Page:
CODY — The closing of Yellowstone National Park on June 13 due to flooding caused tourists to scramble for new plans and created challenges for local businesses.
Three of the five park’s entrances have now reopened, helping tourism to rebound and some businesses to recover. But many business owners remain concerned about the impact gas, food and travel prices, and other issues will have on this year’s tourist season.
“The first three days after the flood, we were seeing a thousand people a day through our visitor center,” said Tina Hoebelheinrich, executive director of the Cody Country Chamber of Commerce. “We were probably 50 percent over our normal rate, [but] those crowds have quieted down.”
And the chamber isn’t seeing as much confusion about park closures among visitors.
“We’re just making sure that people understand how much of the park is available,” Hoebelheinrich said.
During the park’s closure, the chamber actively monitored hotels to see where they could steer visitors who needed a place to stay.
“There really hasn’t been a need to go back to monitoring [hotels],” Hoebelheinrich said. “But my insight tells me our hotels do have vacancies.”
Brenda O’Shea, owner of A Western Rose Motel, didn’t have many cancellations during the closure of the park because of her nonrefundable policy.
“But my fellow managers at other properties who do allow cancellations are down hundreds of thousands of dollars,” she said.
Even though the park has mostly reopened, O’Shea is dealing with vacancies.
“I am usually half-booked at this time of the year, if not more,” she said. “But I am now like a tumbleweed blowing in the wind.”
O’Shea is grateful that the park reopened in a timely manner but remains concerned about limited tourism this year.
“With outrageous airline fares, inflated gas prices in Cody and the flood of 2022, it has nearly crushed us and the surrounding areas,” she said. “Of course, I have concerns over the lack of people visiting the area, but that’s Wyoming tourism.”
Local businesses that operate on reservations, such as Wyoming River Trips, did deal with cancellations during the initial closure of the park.
“It’s definitely created a situation where we are accommodating more last-minute reservations as opposed to reservations that are further out in our season,” said Landon Blanchard, one of the owners of Wyoming River Trips. “[But] we are seeing reservations pick back up ... [and] move in the right direction.”
Blanchard, though, isn’t concerned about not having enough tourists this season.
“There’s plenty of people coming through the area,” he said.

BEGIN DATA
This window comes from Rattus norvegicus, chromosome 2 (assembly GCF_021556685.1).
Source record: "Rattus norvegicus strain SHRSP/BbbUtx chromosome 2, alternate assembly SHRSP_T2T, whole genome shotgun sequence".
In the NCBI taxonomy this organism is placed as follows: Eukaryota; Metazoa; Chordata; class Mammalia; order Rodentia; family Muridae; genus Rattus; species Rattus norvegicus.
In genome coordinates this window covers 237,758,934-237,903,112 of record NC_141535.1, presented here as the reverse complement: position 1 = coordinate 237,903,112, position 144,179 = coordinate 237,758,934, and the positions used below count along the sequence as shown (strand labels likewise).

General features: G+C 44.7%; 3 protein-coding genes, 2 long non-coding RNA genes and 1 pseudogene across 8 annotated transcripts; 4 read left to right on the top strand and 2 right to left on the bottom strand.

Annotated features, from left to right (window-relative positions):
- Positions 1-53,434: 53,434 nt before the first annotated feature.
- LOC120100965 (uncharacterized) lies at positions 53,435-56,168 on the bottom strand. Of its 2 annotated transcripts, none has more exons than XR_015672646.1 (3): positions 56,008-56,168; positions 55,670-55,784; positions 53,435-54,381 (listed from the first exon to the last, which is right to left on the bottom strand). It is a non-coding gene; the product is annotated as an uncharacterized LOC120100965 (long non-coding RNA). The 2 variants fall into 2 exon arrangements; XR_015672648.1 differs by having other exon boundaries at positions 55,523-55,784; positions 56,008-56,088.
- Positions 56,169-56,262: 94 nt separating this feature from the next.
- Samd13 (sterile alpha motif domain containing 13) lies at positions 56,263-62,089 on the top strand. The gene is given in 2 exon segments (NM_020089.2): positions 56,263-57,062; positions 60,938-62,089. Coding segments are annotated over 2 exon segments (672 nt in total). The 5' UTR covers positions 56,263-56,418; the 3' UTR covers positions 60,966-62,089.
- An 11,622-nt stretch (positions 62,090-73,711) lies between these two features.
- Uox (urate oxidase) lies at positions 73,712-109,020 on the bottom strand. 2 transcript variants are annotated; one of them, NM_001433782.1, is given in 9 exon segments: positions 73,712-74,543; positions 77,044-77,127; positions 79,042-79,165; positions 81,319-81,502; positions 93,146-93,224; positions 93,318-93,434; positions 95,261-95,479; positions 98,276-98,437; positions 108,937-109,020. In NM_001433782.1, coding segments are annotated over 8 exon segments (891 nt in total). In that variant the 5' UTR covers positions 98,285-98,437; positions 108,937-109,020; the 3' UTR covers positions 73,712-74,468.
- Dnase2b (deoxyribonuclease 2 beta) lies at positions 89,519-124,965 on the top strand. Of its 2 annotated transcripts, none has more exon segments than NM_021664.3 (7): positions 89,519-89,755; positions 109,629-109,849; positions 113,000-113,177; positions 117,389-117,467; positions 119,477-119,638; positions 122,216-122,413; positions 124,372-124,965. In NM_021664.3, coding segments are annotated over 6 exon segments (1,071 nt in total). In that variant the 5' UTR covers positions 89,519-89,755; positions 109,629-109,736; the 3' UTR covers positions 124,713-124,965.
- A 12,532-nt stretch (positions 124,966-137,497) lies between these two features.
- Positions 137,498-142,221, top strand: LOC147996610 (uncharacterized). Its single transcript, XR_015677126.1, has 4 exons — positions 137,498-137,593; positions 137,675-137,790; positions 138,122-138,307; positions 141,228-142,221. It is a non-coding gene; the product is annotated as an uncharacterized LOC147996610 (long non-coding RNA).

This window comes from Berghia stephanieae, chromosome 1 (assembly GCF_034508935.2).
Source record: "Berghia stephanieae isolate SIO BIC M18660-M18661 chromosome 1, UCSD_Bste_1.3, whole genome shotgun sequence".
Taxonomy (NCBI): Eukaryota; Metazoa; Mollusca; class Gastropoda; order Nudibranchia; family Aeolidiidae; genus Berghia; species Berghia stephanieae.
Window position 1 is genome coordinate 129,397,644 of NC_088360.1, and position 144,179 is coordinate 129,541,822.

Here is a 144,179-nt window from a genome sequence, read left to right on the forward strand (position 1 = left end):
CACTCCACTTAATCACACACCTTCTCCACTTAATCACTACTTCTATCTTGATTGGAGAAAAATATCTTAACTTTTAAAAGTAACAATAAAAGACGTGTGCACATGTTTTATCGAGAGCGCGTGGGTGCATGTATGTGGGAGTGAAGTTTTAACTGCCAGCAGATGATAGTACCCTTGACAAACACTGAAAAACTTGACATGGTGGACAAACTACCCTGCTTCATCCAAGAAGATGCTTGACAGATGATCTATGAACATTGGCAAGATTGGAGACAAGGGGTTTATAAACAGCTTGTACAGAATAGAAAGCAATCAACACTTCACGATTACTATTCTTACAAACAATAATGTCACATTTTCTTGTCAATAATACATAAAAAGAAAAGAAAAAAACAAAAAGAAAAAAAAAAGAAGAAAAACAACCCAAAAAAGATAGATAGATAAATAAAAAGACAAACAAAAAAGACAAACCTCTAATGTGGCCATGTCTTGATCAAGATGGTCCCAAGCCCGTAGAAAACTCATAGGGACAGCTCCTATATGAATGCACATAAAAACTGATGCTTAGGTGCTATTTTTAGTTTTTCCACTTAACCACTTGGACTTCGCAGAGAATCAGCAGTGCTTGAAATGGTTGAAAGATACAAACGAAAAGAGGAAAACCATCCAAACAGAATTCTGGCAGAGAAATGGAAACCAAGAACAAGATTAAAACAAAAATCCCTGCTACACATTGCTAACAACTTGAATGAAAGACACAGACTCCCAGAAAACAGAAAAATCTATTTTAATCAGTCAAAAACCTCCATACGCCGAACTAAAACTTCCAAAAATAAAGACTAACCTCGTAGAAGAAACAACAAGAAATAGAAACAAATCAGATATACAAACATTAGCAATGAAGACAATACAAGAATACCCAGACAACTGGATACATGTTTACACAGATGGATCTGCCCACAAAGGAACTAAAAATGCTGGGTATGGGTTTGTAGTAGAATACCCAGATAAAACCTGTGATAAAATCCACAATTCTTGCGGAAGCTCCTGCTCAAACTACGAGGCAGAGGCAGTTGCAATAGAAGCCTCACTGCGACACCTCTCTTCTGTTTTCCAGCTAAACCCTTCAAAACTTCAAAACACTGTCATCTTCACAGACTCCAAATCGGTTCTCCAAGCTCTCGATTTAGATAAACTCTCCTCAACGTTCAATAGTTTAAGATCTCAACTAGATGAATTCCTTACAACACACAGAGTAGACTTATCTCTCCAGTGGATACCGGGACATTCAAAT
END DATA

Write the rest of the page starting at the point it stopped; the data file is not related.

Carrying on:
While Wyoming River Trips saw a decrease in reservations during the park’s closure, local retail stores such as the Wyoming Buffalo Company saw an increase in visitors.
“The initial closure kept people in Cody for a few extra days,” said Lisa del Valle, owner of Wyoming Buffalo Company. “We saw more tourists [and] gained business during the initial closure weekend.”
She was pleasantly surprised at the quick reopening of the park, but she too has concerns.
“My store has returned to what I expected for the year,” del Valle said. “But it’s my opinion that the traffic is going to be down this year because of gas prices, food prices and an overall wonder about how our country is changing and not knowing what to expect.”
Hoebelheinrich said it will take time for businesses and tourists to adjust to the reopening.
“I know it seems like forever. It’s like we’re living in dog years,” Hoebelheinrich said. “[But] we need to give the system a chance to work.”
And in the meantime, tourists can enjoy Cody’s other attractions.
“For the folks who may have to shift their plans a bit ... we’re so blessed to live in Cody because there’s so much to do here,” Hoebelheinrich said. “If you gave a family an extra day, they literally have 30 choices of things they could do with that day ... [and] that makes it easy to pivot here [in Cody].”
For Blanchard, the park’s closure and reopening have offered local businesses a chance to pivot as well.
“When entire communities and industries are immediately affected by this kind of natural phenomenon, it will ultimately change how local businesses maybe do business,” he said. “For us, it’s making sure we diversify our offerings so we’re not reliant on one stretch of river or one road.”
“It’s moving towards new opportunities so that if stuff like this happens in the future, all of our eggs aren’t in the proverbial basket,” Blanchard added.
For del Valle, dealing with the unexpected is simply a part of operating a business.
“Owning a business is never easy,” she said. “Making adjustments when storms come is just a part of life.”